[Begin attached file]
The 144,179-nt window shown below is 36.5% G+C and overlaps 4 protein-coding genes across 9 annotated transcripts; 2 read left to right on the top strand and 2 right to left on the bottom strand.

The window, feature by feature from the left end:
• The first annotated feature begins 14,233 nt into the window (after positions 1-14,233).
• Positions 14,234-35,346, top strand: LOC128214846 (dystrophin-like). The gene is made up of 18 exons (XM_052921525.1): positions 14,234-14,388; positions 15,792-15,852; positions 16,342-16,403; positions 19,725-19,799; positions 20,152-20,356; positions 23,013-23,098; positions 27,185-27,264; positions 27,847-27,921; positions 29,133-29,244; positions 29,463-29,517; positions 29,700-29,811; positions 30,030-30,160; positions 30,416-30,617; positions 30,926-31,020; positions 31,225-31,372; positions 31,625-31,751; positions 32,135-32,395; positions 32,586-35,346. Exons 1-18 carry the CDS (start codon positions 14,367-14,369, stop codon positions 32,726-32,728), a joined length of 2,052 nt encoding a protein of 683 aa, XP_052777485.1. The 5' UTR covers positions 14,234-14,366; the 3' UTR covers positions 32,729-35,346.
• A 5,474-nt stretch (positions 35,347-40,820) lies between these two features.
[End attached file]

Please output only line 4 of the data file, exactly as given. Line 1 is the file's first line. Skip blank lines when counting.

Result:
• Positions 14,234-35,346, top strand: LOC128214846 (dystrophin-like). The gene is made up of 18 exons (XM_052921525.1): positions 14,234-14,388; positions 15,792-15,852; positions 16,342-16,403; positions 19,725-19,799; positions 20,152-20,356; positions 23,013-23,098; positions 27,185-27,264; positions 27,847-27,921; positions 29,133-29,244; positions 29,463-29,517; positions 29,700-29,811; positions 30,030-30,160; positions 30,416-30,617; positions 30,926-31,020; positions 31,225-31,372; positions 31,625-31,751; positions 32,135-32,395; positions 32,586-35,346. Exons 1-18 carry the CDS (start codon positions 14,367-14,369, stop codon positions 32,726-32,728), a joined length of 2,052 nt encoding a protein of 683 aa, XP_052777485.1. The 5' UTR covers positions 14,234-14,366; the 3' UTR covers positions 32,729-35,346.